City of Coffs Harbour seeks government funding for drinking water risk assessment

Councillor Jonathan Cassell is concerned about drinking water quality in the long term. Photo: supplied.

CITY of Coffs Harbour will write to State and Federal water ministers seeking funding for a risk assessment of the impact of land use practices on water quality and quantity in the Coffs-Clarence catchment.

Greens councillor Jonathan Cassell tabled the Notice of Motion at Council’s 27 June meeting.

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The motion, which passed unanimously, initiates a dialogue between all tiers of government concerning the risks associated with land use practices in the Coffs-Clarence Regional Water Supply Scheme.

“The most pressing issue our water supply faces are what the unknown impacts of climate change will have on long term rainfall,” Cr Cassell said.

“Considering the City of Coffs Harbour has no information regarding land use impacts on water supply, it’s about time we found out what the risks are from a range of industries.”

Across the local water catchment, Cr Cassell suggests land use practices would likely include forestry operations, mining and land clearing.

“Political leadership is increasingly needed as science paints a bleak climate picture,” he said.

“Risks associated with extreme heat waves, megadroughts and catastrophic fires should not be underestimated as the climate becomes increasingly worse.

“Increasing human resilience, then, becomes a necessity.

“As a community, good planning helps bind our society together.”

Deputy Mayor Sally Townley thanked Cr Cassell for “continuing to bring this important issue before Council and the community.”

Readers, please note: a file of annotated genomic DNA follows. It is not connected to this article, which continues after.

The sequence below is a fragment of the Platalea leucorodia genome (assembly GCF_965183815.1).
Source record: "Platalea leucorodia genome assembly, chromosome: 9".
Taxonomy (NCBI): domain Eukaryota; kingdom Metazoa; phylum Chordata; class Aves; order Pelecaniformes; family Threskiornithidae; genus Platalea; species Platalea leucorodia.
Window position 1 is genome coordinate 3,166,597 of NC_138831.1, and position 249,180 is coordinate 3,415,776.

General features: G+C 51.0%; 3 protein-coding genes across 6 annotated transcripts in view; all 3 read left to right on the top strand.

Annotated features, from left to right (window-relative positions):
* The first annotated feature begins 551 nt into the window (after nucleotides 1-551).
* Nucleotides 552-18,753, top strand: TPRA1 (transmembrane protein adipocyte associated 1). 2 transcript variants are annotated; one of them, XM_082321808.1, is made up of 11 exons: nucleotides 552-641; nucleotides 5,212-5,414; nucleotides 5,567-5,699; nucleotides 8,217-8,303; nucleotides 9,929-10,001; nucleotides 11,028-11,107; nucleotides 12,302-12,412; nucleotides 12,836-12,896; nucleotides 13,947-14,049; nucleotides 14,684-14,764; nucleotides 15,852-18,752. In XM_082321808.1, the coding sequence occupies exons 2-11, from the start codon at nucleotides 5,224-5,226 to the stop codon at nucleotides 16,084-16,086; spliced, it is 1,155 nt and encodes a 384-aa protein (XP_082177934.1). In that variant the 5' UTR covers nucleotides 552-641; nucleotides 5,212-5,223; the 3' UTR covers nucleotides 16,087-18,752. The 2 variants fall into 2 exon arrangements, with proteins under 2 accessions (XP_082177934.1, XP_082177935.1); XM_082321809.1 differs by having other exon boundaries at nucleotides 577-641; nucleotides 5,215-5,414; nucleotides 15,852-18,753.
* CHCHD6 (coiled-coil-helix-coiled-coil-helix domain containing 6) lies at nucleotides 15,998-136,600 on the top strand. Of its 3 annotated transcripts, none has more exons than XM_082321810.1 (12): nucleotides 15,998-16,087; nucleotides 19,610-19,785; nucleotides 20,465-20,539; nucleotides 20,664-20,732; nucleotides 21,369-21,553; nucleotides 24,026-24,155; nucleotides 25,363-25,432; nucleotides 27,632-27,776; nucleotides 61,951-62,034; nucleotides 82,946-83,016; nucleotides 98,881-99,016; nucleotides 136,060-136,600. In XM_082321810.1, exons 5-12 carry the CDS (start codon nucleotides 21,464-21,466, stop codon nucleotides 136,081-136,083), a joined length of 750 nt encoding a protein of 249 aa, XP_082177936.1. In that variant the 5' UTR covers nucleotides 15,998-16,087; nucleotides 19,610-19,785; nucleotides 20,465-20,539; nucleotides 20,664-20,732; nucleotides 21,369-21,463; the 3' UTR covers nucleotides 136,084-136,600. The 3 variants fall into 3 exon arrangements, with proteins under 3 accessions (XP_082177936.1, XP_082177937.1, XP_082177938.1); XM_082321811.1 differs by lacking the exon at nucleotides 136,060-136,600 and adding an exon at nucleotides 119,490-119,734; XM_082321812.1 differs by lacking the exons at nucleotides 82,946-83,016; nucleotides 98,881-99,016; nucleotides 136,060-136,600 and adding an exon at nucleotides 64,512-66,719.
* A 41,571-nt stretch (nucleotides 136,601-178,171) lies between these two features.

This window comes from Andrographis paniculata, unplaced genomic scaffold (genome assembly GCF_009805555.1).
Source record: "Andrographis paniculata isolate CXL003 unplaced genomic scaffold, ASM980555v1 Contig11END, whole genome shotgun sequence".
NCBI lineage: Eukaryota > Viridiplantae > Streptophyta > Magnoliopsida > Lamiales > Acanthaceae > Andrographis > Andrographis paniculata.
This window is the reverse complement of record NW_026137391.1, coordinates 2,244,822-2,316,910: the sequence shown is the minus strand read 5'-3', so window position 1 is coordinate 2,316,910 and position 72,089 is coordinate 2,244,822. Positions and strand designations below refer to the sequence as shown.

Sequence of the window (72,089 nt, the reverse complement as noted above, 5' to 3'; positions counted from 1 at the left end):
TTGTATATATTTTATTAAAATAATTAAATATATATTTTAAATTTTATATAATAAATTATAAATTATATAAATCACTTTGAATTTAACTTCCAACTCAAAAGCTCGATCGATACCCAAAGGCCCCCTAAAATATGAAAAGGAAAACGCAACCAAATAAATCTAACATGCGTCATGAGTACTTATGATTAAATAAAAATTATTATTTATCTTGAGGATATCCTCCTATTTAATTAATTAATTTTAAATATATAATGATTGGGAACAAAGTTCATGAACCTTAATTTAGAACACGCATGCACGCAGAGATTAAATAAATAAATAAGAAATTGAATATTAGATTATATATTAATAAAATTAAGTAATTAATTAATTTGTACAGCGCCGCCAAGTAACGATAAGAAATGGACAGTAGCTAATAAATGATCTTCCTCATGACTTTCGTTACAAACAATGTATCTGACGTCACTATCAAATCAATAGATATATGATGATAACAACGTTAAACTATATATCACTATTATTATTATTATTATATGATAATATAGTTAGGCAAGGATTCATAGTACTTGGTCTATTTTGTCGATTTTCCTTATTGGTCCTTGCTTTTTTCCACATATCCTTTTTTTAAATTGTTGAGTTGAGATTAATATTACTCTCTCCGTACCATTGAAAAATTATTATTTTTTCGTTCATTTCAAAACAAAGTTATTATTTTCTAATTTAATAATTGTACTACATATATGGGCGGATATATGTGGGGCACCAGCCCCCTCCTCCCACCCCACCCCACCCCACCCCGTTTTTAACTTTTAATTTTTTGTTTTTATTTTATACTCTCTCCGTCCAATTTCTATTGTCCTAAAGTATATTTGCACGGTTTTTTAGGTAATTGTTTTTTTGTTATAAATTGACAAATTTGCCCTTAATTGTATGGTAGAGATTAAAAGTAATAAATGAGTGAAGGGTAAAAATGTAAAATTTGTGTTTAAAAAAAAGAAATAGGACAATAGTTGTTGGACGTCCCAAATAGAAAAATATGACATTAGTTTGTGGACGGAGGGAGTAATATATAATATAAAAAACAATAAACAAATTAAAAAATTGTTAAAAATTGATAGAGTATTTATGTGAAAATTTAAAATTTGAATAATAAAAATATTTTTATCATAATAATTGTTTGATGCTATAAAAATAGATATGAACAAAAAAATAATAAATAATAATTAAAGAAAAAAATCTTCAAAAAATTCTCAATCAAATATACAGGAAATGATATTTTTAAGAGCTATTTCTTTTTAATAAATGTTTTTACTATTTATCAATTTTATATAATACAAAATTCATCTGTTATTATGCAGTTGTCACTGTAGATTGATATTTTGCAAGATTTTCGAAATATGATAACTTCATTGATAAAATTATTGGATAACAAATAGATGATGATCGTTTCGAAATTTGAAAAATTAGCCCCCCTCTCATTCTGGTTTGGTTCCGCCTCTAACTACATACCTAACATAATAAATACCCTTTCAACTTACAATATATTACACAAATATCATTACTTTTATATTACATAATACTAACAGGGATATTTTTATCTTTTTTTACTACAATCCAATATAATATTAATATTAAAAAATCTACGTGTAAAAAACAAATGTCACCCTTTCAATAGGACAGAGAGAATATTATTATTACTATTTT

“While we are lucky to have good water infrastructure in our area, the water health is only as good as catchment health,” she said.

“With climate change predictions including more prolonged dry periods, it’s important to maximise water retention in our catchment systems.

“Land use in the catchments has a direct impact on the water cycle.

“Understanding the impacts is key to maintaining healthy water systems.

“The exploration of protected areas such as those used to safeguard the Sydney water catchment is a great proposition for Coffs.”

Cr Cassell says, if politicians and government officials fail to plan effectively for climate change, there is a chance that negative environmental change will happen without very much warning.

“The community can elect leaders who understand climate science and have the political will to deliver across all levels of government, but the community also has a responsibility to engage in the politics of climate change and hold elected leaders to account.”

Councillors resolved to publish return correspondence from State and Federal water ministers in a report, preferably before 22 August 2024.

By Andrew VIVIAN

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